Dressed Up (Equivalent) Fractions

(MathPickle, 2013)

Equivalent fractions should be explored first using the engaging Fractured Fraction puzzle. Only later is this structural video an option.

Engagement first, structure second.

This video introduces a challenge: how should we list all the fractions without repeating two that are the same (like 4/6 and 2/3.)

There is some beautiful and curricular algebra in proving the construction at the end of this video… That will definitely be the subject of another MathPickle video. For now, you can ask your students where a certain fraction – like 4/11 is on the tree. You can ask them if they are SURE it is only at one place on the tree. Is this true for all fractions? Do they appear once and only once? The proof is not too hard.

I like mathematics because it is not human and has nothing particular to do with this planet or with the whole accidental universe – because, like Spinoza’s God, it won’t love us in return.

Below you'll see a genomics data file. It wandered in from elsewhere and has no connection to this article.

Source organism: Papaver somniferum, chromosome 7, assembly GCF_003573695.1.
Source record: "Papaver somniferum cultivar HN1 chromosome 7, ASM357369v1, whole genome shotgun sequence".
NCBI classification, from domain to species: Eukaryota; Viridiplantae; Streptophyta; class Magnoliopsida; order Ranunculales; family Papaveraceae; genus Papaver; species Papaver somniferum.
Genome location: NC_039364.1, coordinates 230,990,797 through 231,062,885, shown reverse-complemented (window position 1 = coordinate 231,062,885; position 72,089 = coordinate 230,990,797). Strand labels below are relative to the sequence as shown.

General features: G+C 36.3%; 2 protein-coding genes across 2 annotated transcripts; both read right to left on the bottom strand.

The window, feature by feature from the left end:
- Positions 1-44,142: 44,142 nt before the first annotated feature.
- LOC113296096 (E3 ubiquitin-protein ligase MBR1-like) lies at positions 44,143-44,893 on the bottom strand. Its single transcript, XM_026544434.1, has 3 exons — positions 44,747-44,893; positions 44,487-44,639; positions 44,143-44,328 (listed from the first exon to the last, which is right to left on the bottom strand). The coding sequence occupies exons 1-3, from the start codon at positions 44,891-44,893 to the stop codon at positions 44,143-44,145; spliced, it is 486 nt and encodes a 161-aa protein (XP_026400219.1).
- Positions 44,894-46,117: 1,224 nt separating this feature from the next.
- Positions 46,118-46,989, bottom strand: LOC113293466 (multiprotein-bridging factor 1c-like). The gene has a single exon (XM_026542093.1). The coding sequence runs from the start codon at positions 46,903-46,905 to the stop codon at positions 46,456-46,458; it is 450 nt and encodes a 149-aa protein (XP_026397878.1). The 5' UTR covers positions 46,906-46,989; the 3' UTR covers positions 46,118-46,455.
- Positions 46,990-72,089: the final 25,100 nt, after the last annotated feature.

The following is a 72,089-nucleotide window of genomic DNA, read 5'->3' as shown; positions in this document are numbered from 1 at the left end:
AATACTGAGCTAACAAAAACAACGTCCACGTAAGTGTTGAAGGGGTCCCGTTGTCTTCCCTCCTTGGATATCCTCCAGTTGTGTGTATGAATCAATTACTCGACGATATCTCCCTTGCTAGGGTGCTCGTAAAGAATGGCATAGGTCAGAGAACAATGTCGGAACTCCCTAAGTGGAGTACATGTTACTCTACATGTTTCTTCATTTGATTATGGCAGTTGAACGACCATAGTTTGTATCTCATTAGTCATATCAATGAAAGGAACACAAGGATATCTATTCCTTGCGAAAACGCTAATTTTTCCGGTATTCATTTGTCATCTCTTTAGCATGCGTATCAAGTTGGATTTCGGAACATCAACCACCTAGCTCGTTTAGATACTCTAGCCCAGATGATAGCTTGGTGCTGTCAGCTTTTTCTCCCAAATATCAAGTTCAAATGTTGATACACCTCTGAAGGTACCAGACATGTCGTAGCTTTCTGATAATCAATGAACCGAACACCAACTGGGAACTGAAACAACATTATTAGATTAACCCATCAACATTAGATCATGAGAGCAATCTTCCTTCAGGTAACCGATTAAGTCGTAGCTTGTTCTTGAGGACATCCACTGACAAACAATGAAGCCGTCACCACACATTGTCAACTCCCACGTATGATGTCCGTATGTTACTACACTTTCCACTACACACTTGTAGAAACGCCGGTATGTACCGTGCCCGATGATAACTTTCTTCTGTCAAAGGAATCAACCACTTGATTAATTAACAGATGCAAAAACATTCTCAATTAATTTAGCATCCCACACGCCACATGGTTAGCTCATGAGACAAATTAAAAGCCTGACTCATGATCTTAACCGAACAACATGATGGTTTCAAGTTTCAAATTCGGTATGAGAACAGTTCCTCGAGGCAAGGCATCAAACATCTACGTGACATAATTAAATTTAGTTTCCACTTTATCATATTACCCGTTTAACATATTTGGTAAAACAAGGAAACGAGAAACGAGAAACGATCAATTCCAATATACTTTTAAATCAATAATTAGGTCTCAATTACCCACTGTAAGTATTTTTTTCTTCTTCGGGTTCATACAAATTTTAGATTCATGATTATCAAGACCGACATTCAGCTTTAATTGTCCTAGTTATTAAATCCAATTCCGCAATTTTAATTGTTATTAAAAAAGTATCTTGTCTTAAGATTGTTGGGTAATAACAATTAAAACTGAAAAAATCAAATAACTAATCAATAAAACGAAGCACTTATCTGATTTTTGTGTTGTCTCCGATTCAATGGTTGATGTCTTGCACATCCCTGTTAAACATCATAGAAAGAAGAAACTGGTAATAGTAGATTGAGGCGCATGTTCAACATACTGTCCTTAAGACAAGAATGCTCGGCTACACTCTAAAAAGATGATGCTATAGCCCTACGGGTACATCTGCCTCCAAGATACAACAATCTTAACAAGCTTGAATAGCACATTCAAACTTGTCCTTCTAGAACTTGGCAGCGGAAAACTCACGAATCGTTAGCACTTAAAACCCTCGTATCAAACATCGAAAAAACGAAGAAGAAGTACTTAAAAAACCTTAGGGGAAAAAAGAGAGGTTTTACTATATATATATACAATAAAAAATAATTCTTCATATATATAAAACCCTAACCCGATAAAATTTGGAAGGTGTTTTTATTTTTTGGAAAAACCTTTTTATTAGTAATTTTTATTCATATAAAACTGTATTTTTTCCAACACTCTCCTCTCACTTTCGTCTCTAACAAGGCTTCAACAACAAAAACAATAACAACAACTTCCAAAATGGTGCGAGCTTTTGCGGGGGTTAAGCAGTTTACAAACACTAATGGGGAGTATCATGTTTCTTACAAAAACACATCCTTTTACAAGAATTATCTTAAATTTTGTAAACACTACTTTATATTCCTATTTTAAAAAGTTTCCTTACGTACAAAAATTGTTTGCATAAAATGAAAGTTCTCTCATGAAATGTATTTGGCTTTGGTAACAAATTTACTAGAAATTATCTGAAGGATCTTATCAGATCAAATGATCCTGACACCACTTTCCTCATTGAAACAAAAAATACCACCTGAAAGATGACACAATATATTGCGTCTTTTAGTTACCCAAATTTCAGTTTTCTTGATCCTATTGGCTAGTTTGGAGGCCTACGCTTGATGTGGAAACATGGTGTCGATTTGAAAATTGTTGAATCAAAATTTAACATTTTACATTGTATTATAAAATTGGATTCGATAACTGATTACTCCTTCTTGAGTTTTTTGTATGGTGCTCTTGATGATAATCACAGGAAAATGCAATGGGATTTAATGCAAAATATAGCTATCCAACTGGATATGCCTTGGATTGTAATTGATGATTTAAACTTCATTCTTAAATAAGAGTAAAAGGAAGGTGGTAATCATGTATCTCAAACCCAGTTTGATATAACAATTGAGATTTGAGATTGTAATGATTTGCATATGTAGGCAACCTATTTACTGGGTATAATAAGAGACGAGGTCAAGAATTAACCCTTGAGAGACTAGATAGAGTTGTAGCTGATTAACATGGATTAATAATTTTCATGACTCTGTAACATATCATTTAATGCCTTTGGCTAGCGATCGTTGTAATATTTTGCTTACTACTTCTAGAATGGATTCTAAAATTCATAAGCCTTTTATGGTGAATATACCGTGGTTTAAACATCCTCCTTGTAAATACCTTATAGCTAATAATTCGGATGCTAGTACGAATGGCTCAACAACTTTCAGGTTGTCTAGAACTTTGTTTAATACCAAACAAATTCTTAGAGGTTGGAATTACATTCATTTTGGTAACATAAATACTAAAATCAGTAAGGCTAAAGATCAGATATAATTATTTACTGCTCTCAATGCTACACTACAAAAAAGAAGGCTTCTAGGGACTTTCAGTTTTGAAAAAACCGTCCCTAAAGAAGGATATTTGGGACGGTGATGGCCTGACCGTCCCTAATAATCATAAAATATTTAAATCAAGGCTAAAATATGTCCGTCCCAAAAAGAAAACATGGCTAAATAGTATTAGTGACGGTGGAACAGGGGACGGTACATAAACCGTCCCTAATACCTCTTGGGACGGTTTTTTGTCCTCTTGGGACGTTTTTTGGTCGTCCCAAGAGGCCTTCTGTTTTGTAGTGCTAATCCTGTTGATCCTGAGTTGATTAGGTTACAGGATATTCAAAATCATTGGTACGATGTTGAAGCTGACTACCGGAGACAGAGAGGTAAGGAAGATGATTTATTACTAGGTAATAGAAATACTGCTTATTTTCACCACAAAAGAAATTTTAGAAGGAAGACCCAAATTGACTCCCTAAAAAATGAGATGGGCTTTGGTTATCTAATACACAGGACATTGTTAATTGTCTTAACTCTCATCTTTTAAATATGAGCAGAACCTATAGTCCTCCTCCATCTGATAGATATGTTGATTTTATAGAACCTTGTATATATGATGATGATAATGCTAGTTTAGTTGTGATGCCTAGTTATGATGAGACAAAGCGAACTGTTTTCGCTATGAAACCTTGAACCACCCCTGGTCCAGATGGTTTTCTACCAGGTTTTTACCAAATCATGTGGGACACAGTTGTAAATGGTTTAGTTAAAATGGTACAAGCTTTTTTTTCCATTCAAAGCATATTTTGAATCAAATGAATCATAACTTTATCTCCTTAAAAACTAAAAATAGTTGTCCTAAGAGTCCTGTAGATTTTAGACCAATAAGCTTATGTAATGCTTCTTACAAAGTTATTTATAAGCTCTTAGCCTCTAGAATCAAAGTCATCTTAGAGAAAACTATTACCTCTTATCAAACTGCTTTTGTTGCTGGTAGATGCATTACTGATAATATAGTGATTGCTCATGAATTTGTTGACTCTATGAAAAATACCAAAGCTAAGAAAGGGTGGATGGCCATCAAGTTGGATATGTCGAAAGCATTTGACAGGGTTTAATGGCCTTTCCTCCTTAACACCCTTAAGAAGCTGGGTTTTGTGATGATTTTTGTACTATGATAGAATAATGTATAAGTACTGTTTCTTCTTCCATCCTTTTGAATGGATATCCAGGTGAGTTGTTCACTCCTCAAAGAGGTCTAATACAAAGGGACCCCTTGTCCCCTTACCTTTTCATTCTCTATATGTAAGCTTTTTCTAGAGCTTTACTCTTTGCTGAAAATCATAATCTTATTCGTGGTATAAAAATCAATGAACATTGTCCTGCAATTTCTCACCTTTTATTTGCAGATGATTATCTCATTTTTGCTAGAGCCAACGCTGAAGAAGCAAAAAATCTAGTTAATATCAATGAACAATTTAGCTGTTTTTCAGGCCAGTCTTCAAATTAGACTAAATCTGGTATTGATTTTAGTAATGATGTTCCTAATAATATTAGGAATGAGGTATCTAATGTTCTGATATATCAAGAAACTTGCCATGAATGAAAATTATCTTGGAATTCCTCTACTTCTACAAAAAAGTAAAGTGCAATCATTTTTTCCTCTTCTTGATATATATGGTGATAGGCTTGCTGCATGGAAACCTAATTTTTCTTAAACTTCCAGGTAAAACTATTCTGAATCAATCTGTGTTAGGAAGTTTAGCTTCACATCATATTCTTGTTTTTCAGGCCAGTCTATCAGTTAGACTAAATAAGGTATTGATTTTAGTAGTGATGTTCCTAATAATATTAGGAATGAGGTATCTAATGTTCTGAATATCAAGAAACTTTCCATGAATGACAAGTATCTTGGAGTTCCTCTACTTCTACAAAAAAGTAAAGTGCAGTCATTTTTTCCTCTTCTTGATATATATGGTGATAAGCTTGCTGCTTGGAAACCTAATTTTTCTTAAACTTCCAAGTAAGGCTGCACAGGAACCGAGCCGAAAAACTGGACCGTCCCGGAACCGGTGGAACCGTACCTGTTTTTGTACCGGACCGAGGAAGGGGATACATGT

Bertrand Russell

Standards for Mathematical Practice

MathPickle puzzle and game designs engage a wide spectrum of student abilities while targeting the following Standards for Mathematical Practice:

MP1 Toughen up!

This is problem solving where our students develop grit and resiliency in the face of nasty, thorny problems. It is the most sought after skill for our students.

MP3 Work together!

This is collaborative problem solving in which students discuss their strategies to solve a problem and identify missteps in a failed solution. MathPickle recommends pairing up students for all its puzzles.

MP6 Be precise!

This is where our students learn to communicate using precise terminology. MathPickle encourages students not only to use the precise terms of others, but to invent and rigorously define their own terms.

MP7 Be observant!

One of the things that the human brain does very well is identify pattern. We sometimes do this too well and identify patterns that don't really exist.


Please use MathPickle in your classrooms. If you have improvements to make, please contact us. We'll give you credit 😉

Gordon Hamilton

(MMath, PhD)


Lora Saarnio